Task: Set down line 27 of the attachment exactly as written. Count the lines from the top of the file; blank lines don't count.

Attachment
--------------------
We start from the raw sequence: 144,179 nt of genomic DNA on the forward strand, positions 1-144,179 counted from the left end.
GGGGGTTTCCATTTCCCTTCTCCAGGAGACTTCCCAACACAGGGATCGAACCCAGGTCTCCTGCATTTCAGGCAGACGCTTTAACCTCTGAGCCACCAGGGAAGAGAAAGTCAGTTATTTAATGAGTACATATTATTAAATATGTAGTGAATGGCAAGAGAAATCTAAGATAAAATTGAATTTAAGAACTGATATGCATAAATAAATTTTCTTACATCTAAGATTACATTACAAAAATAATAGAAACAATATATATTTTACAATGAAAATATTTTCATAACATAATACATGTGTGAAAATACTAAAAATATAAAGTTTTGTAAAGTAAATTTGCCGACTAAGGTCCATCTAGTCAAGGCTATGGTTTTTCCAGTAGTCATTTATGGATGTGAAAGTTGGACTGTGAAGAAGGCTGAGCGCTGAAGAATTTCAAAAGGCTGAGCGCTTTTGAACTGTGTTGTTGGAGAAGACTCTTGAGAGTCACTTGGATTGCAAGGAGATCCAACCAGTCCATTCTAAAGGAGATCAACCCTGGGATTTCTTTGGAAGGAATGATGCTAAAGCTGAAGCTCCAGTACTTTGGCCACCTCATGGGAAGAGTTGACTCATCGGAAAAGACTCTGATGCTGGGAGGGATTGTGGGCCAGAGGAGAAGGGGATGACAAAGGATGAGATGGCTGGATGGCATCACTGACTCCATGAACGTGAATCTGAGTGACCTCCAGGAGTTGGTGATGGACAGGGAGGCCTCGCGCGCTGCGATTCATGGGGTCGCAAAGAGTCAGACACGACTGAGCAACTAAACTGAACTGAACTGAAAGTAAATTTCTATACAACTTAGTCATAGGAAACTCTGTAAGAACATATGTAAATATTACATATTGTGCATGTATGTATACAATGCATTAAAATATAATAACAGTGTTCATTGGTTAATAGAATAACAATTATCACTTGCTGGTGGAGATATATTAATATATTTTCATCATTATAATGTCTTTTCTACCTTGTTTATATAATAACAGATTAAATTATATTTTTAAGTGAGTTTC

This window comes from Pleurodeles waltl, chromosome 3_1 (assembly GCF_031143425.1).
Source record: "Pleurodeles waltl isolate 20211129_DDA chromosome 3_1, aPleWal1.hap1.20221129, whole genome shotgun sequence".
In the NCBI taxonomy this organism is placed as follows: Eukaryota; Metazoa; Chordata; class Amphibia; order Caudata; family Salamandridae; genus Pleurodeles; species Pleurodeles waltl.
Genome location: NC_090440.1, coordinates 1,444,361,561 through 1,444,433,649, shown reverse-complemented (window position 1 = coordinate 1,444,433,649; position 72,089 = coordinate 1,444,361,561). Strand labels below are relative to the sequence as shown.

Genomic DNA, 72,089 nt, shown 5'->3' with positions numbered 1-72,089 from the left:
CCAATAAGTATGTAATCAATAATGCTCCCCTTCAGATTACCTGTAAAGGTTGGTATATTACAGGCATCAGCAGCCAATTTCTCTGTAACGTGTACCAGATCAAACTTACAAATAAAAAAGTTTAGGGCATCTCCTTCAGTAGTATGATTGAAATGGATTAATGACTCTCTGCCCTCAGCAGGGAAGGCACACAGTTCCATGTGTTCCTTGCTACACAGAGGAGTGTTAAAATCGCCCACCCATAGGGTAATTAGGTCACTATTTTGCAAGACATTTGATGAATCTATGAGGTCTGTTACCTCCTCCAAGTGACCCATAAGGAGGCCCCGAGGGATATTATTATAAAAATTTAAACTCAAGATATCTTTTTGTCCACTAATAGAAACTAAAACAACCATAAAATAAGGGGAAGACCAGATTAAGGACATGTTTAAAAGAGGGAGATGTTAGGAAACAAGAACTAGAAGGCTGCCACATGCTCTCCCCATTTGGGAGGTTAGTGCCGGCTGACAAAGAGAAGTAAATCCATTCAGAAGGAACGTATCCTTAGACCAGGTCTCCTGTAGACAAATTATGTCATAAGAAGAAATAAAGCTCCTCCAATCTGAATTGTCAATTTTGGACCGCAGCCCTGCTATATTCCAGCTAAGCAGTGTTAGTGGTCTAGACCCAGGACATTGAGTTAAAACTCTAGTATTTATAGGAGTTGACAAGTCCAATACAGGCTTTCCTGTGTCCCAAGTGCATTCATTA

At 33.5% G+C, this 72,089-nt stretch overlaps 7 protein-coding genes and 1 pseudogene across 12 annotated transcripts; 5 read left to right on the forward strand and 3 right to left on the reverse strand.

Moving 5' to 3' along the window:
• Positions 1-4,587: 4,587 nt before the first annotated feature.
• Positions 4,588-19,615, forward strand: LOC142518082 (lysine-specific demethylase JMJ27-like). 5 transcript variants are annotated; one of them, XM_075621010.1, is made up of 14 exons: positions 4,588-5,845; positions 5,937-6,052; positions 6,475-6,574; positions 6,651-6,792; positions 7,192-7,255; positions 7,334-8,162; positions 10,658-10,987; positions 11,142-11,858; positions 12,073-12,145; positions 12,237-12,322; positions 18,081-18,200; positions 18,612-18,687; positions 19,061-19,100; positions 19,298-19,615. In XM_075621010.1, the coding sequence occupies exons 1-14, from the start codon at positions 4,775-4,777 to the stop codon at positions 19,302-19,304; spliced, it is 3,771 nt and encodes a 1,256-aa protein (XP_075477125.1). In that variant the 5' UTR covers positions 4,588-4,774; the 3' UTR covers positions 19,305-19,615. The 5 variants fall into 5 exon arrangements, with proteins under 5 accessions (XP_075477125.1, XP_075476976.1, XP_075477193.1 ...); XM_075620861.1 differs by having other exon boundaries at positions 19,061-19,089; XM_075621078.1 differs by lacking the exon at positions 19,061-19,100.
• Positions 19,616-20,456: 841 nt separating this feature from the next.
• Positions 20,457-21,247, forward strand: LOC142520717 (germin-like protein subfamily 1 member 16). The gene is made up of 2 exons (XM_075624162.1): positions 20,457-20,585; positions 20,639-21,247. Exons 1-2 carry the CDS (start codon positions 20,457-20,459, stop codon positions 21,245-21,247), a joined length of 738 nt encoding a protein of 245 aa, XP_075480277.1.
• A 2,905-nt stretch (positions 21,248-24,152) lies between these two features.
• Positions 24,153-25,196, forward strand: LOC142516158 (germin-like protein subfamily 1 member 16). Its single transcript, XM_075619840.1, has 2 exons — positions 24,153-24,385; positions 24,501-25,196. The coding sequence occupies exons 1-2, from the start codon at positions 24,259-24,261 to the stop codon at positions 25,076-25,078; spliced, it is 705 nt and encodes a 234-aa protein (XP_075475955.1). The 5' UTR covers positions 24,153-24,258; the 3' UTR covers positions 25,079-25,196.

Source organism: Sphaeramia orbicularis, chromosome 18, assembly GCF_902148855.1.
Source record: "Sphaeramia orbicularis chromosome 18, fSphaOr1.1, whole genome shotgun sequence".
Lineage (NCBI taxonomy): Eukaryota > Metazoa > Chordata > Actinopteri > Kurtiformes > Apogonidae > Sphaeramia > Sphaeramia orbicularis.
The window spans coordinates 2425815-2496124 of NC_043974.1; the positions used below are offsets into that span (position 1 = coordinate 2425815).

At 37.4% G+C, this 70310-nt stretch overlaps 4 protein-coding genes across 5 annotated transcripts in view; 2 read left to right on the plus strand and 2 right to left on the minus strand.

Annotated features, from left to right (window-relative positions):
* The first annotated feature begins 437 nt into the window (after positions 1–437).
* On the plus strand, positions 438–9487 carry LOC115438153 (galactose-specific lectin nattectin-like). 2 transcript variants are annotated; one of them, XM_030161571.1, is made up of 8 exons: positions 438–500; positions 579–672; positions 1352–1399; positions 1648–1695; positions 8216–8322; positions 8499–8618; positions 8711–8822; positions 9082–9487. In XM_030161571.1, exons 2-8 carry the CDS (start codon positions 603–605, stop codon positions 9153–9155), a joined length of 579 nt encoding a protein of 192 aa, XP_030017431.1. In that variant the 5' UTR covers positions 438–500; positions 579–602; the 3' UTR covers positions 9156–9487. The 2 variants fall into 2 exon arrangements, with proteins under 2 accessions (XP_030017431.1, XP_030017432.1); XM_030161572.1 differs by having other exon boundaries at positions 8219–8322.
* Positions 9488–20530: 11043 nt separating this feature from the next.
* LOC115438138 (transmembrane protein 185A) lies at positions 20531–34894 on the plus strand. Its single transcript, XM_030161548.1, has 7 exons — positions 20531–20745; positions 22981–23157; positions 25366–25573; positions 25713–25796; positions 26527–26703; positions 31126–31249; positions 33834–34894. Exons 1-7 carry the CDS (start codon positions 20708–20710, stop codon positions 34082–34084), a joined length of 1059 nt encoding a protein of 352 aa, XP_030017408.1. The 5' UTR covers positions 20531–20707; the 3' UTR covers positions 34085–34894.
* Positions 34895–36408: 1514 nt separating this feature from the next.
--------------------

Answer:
* Positions 34895–36408: 1514 nt separating this feature from the next.